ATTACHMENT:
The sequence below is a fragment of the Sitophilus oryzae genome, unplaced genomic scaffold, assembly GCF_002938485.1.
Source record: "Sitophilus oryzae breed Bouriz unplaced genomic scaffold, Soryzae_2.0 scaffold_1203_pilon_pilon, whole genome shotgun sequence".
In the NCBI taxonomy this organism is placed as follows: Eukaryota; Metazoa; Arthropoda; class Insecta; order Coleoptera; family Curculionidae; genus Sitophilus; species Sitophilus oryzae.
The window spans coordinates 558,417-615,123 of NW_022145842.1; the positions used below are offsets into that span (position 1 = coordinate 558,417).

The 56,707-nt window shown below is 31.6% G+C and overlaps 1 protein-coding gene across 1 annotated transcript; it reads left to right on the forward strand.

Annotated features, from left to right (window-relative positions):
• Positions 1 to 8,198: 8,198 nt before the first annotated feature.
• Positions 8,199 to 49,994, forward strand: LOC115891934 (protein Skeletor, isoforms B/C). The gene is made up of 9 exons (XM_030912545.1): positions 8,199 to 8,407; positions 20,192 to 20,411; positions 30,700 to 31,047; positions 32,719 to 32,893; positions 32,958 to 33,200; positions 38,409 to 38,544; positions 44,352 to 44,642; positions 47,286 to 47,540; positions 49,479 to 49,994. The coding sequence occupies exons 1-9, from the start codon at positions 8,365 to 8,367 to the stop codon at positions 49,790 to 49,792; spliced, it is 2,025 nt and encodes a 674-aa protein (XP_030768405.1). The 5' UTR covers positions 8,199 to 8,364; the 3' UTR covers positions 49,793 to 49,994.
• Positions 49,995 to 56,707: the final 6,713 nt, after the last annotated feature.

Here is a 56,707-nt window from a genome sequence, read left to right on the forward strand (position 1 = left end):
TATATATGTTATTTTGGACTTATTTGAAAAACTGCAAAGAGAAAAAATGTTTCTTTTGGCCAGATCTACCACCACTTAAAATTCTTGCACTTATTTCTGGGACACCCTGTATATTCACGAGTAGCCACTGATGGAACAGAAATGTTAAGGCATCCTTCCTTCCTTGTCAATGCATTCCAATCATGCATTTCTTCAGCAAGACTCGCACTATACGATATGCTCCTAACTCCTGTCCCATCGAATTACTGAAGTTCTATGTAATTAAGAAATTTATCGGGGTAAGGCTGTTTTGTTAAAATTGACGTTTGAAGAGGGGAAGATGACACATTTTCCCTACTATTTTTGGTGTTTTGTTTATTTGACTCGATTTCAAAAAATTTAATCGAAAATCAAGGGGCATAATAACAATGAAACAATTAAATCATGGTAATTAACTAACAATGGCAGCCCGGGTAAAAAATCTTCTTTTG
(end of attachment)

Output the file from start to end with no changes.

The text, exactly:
The sequence below is a fragment of the Sitophilus oryzae genome, unplaced genomic scaffold, assembly GCF_002938485.1.
Source record: "Sitophilus oryzae breed Bouriz unplaced genomic scaffold, Soryzae_2.0 scaffold_1203_pilon_pilon, whole genome shotgun sequence".
In the NCBI taxonomy this organism is placed as follows: Eukaryota; Metazoa; Arthropoda; class Insecta; order Coleoptera; family Curculionidae; genus Sitophilus; species Sitophilus oryzae.
The window spans coordinates 558,417-615,123 of NW_022145842.1; the positions used below are offsets into that span (position 1 = coordinate 558,417).

The 56,707-nt window shown below is 31.6% G+C and overlaps 1 protein-coding gene across 1 annotated transcript; it reads left to right on the forward strand.

Annotated features, from left to right (window-relative positions):
• Positions 1 to 8,198: 8,198 nt before the first annotated feature.
• Positions 8,199 to 49,994, forward strand: LOC115891934 (protein Skeletor, isoforms B/C). The gene is made up of 9 exons (XM_030912545.1): positions 8,199 to 8,407; positions 20,192 to 20,411; positions 30,700 to 31,047; positions 32,719 to 32,893; positions 32,958 to 33,200; positions 38,409 to 38,544; positions 44,352 to 44,642; positions 47,286 to 47,540; positions 49,479 to 49,994. The coding sequence occupies exons 1-9, from the start codon at positions 8,365 to 8,367 to the stop codon at positions 49,790 to 49,792; spliced, it is 2,025 nt and encodes a 674-aa protein (XP_030768405.1). The 5' UTR covers positions 8,199 to 8,364; the 3' UTR covers positions 49,793 to 49,994.
• Positions 49,995 to 56,707: the final 6,713 nt, after the last annotated feature.

Here is a 56,707-nt window from a genome sequence, read left to right on the forward strand (position 1 = left end):
TATATATGTTATTTTGGACTTATTTGAAAAACTGCAAAGAGAAAAAATGTTTCTTTTGGCCAGATCTACCACCACTTAAAATTCTTGCACTTATTTCTGGGACACCCTGTATATTCACGAGTAGCCACTGATGGAACAGAAATGTTAAGGCATCCTTCCTTCCTTGTCAATGCATTCCAATCATGCATTTCTTCAGCAAGACTCGCACTATACGATATGCTCCTAACTCCTGTCCCATCGAATTACTGAAGTTCTATGTAATTAAGAAATTTATCGGGGTAAGGCTGTTTTGTTAAAATTGACGTTTGAAGAGGGGAAGATGACACATTTTCCCTACTATTTTTGGTGTTTTGTTTATTTGACTCGATTTCAAAAAATTTAATCGAAAATCAAGGGGCATAATAACAATGAAACAATTAAATCATGGTAATTAACTAACAATGGCAGCCCGGGTAAAAAATCTTCTTTTG